Rwanda Commemoration Project: Genocide In Our Time
Background on the Rwandan Genocide
The Hutu and Tutsi populations in Rwanda have had a tangled history. Although they often lived side-by-side as neighbors, intermarried, and shared a common culture, tensions between Hutus and Tutsis flared as decolonization, ethnic tensions and civil war have taken their toll. When Rwandan President Juvenal Habyarimana was killed in a plane crash on April 6, 1994, it sparked the start of a well-planned, systematic slaughter of the Tutsi minority. Hutu officials throughout the country, from the Prime Minister to local and regional authorities, called for "self-defense" against Tutsi "accomplices" and "enemies" using radio and mass media to promote their message. Road blocks were set up. Within hours, an organized and systematic program for mass extermination was underway.
Each day, for over three months, Tutsis were hunted, tortured and massacred on the streets, in their homes, in churches, and in schools. Military officials were not the only perpetrators; threats and calls for violence turned neighbor against neighbor, as civilians picked up machetes and guns and slaughtered each other. By the end of the campaign almost one million Tutsis and moderate Hutus had lost their lives. Rwandan survivors and the international community were left to ask how such an atrocious thing could have happened.
In the years since, evidence has shown that policymakers in France, Belgium, the United States and the United Nations were aware of the preparations for systematic extermination but chose not to intervene. The U.S., attributing the massacres to "tribal warfare," even went so far as to instruct its officials not to use the term "genocide." It was not until five years later that the international community recognized its failure to act, acknowledged steps that it could have taken to prevent the Genocide, and accepted its share of responsibility for the tragedy in Rwanda. A 1999 independent inquiry into the events in Rwanda commissioned by UN Secretary General Kofi Annan concluded that "the overriding failure in the international community's response was the lack of resources and political will, as well as errors of judgment as to the nature of the events in Rwanda."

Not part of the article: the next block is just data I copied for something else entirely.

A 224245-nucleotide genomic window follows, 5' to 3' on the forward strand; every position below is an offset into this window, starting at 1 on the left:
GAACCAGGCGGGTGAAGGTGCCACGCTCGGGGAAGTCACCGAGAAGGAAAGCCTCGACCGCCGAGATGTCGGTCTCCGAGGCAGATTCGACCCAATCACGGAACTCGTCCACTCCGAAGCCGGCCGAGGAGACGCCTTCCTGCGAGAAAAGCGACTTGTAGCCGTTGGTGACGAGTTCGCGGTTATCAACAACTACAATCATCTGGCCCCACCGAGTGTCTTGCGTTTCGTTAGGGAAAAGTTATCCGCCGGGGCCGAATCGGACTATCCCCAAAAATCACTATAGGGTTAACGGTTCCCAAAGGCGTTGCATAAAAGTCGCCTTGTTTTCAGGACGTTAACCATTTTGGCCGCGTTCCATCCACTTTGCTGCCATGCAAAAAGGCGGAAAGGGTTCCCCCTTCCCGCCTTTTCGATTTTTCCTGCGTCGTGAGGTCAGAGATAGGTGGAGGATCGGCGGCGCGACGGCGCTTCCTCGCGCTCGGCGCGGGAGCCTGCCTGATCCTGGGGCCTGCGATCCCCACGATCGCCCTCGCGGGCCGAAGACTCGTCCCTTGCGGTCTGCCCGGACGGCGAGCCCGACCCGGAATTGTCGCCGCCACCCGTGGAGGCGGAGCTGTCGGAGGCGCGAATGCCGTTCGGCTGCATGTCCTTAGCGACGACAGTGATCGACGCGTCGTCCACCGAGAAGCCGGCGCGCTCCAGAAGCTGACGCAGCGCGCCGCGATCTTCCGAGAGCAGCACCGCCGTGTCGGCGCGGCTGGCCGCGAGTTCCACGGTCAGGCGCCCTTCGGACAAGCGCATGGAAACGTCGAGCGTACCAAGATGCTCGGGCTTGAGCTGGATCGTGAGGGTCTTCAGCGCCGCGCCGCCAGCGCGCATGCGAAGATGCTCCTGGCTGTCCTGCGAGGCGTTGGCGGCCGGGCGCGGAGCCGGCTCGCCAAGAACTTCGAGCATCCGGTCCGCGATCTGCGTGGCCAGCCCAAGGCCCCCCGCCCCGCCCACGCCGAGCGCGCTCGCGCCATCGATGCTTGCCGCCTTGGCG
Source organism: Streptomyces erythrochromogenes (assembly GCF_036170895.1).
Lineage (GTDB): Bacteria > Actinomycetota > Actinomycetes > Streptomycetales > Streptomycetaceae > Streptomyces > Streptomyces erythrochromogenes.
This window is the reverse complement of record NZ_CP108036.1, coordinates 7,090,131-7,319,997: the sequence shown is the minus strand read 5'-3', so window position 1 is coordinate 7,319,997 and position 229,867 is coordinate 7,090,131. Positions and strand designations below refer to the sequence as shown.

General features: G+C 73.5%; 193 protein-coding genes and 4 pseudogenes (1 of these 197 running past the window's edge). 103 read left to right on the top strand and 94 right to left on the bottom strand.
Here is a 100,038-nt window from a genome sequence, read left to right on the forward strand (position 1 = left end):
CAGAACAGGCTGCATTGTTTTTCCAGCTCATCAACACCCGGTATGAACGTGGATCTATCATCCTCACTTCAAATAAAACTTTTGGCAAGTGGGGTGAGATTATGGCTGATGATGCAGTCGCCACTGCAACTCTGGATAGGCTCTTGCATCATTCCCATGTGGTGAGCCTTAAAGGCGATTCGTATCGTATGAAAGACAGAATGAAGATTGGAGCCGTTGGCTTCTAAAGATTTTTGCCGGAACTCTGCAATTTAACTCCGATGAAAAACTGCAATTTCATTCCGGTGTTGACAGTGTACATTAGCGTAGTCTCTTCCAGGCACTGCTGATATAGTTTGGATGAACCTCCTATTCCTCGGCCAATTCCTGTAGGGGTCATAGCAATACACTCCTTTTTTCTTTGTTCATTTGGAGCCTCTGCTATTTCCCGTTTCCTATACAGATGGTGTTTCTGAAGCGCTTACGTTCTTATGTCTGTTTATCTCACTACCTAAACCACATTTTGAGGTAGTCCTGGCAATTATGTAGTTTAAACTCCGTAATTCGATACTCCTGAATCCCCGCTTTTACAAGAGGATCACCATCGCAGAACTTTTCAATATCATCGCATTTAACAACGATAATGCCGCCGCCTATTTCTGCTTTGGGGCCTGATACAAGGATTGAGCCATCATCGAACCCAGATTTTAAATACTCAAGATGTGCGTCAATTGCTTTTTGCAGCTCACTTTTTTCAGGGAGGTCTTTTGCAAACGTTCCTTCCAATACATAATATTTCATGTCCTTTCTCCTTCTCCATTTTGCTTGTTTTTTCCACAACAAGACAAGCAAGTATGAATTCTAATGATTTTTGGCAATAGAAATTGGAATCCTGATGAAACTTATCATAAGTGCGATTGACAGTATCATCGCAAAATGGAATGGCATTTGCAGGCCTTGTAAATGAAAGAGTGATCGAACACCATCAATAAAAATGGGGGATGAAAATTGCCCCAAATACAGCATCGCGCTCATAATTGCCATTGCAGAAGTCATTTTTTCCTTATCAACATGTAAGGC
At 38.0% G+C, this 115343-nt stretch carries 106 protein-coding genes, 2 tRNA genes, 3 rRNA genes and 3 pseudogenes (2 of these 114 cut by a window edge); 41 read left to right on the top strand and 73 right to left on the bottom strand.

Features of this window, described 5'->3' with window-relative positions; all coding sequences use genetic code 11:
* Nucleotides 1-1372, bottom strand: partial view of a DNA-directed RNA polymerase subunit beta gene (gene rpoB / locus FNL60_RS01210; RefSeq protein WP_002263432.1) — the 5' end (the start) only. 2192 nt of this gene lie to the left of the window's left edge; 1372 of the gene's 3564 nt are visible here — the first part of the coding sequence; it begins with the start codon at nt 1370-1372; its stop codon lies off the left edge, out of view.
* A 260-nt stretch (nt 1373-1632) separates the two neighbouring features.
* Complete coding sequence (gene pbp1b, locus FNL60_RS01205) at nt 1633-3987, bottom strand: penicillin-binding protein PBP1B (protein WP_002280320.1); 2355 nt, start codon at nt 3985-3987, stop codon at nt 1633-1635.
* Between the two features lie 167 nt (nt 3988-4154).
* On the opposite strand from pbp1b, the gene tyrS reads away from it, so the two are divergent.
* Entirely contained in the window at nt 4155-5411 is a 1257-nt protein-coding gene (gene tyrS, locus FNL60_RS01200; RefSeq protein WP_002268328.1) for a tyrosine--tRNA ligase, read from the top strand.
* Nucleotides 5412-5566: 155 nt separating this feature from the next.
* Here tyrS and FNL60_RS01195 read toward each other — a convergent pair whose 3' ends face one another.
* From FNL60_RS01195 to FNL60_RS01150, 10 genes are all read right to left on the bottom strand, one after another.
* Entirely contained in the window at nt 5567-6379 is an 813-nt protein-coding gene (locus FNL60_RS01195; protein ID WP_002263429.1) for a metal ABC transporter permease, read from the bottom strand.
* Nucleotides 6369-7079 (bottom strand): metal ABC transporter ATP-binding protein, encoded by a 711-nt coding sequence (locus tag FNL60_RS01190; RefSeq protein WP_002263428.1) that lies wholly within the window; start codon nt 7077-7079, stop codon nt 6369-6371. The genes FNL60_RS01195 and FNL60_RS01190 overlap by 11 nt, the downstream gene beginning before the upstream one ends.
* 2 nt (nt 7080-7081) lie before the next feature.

Apologizing to the survivors in Rwanda, Mr. Annan remarked, "We will not deny that, in their greatest hour of need, the world failed the people of Rwanda."
In 1994, the United Nations established the International Criminal Tribunal for Rwanda to prosecute those who bear the most responsibility for genocide, crimes against humanity, and other serious violations of international humanitarian law committed in Rwanda and neighboring countries in 1994. To date, 17 people have been convicted, including former Ministers in the Rwandan Interim Government, as well as former military, civic, and community leaders. Twenty-four people are currently on trial and another 22 are awaiting trial. Others are awaiting prosecution in local courts in Rwanda, but the process is slow. Rwanda is also using a process called "gacaca" (pronounced: ga-cha-cha) to hold perpetrators accountable. Gacaca is based on the direct participation of each member of the community in confronting, rehabilitating and reintegrating accused perpetrators into the community. Human rights groups have praised the effort but warned that without adequate support from the government, the extra-judicial nature of these courts could lead to further injustices.
Rwanda has become a symbol of the modern-day failure of the world to end genocide. Too many times in our history have people pledged "Never Again!" only to see a similar tragedy repeat itself in another place. The tenth anniversary of the Rwandan genocide provides an opportunity to reflect on the universal goal of preventing genocide and to use the lessons we have learned to work towards a day when genocide will truly be a thing of the past.